Buerkle cast her vote for Adler. She explained her decision to cross party lines in a statement that said she felt it was important for the next acting agency head to “be the most experienced, most senior commissioner who has previously served in this role.”
“Consumer protection is not political,” Buerkle added.
How the rest of the commission voted is set to be announced Wednesday, when the vote will be finalized.
Adler’s election is unlikely to drastically change the direction of the agency. His powers as acting chairman will be moderated by a commission that — with Buerkle’s departure — will have a 2-2 Democratic-Republican split until the White House nominates and the Senate confirms a new fifth member.
The race to replace Buerkle has led to weeks of speculation. Republican commissioners Dana Baiocco and Peter Feldman both came to the CPSC just last year. And their relationship with Buerkle was at times tense, leading to clashes at public meetings.
Adler has been a commissioner since 2009 and has worked at the CPSC off and on since shortly after it was created in the early 1970s.
Buerkle took over as chairwoman in early 2017. Her departure comes after a Washington Post investigation into how the CPSC reacted to products that killed and injured children.
Late last year, Buerkle voted to allow Britax to avoid a safety recall after nearly 100 parents and children were injured when the front wheels on their BOB jogging strollers came off. The settlement — which passed along party lines 3 to 2 — ended a CPSC lawsuit that sought to force Britax to recall the strollers. The Post found that Buerkle kept Democratic commissioners in the dark about the stroller investigation and then helped end the case in court.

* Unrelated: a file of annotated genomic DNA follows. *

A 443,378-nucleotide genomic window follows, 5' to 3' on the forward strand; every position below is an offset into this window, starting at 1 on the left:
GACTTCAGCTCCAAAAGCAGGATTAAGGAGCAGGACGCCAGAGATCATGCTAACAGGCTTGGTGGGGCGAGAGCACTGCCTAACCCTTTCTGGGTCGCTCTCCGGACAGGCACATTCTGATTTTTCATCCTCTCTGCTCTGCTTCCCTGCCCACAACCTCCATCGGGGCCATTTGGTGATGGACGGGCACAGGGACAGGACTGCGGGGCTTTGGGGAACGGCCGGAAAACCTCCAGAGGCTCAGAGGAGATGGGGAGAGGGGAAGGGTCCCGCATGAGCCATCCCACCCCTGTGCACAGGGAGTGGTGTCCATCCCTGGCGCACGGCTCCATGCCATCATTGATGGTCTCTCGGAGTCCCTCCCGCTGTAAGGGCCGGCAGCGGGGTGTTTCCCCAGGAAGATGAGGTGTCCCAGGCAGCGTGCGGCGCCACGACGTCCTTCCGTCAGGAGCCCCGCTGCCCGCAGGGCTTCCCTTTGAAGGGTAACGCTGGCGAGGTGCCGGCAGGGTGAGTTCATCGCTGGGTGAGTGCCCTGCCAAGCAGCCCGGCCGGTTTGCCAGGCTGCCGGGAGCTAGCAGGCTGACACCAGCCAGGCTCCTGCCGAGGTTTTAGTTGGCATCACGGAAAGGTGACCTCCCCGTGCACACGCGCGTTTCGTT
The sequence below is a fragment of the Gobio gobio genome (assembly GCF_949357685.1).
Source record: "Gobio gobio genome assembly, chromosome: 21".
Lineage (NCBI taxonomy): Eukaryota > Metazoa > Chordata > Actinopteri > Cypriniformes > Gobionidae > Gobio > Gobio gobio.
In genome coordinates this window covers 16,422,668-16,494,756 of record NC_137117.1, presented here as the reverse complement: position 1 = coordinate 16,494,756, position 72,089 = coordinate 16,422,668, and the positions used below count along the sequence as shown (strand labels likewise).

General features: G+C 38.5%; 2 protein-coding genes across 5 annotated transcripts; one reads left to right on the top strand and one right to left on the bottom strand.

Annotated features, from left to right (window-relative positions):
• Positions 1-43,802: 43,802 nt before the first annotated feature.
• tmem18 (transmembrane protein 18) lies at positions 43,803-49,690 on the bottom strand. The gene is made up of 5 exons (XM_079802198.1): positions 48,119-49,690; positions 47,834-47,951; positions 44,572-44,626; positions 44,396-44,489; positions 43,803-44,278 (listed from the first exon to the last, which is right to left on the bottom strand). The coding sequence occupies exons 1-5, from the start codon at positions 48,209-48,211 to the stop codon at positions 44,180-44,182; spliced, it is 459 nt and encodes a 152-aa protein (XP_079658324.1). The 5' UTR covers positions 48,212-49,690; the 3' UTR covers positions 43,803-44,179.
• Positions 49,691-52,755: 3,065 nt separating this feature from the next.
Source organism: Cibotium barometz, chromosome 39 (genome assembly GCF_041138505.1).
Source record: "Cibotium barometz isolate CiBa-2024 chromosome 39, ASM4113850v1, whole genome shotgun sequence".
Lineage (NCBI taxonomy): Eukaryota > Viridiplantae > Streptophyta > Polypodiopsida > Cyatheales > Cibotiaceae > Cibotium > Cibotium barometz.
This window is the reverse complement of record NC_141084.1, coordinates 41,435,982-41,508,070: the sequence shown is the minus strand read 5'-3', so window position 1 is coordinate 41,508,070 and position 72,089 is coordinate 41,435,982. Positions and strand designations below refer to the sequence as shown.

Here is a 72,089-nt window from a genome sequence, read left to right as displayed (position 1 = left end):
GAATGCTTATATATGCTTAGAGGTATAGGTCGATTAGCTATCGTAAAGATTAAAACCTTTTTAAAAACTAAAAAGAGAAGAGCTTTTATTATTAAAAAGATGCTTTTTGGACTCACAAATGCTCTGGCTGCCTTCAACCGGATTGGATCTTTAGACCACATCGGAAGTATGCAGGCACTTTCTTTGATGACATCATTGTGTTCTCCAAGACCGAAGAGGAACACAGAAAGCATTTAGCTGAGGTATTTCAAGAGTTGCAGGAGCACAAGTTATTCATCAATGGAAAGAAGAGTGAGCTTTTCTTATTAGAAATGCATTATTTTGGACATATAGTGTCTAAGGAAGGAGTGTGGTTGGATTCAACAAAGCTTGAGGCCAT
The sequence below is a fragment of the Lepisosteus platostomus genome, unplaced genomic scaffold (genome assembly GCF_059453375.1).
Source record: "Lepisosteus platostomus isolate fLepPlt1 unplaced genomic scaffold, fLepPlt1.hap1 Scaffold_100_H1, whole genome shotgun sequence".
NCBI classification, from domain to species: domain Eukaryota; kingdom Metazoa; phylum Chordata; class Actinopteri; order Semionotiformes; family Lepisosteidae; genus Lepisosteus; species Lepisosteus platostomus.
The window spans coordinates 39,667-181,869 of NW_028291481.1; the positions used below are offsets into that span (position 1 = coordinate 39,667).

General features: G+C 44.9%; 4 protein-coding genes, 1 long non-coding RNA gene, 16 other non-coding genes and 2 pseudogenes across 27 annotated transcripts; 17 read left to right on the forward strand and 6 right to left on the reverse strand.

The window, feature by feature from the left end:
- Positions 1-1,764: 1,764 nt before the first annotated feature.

She also led the CPSC when the agency was criticized for its handling of Fisher-Price’s popular Rock ‘n Play inclined infant sleeper. Despite concerns about the product’s safety, it was recalled only after Consumer Reports revealed that the Rock ‘n Play was tied to 32 infant deaths, three times more than the agency had previously publicly acknowledged. A Washington Post article showed how Fisher-Price invented the inclined sleeper category based on faulty beliefs about infant sleep and without medical safety testing or input from a pediatrician.
This summer, the agency was criticized for failing to warn about the risk of children getting crushed to death in home elevator accidents, which was the subject of another Post article.
The agency faces a number of inquires from Congress looking into its handling of these issues.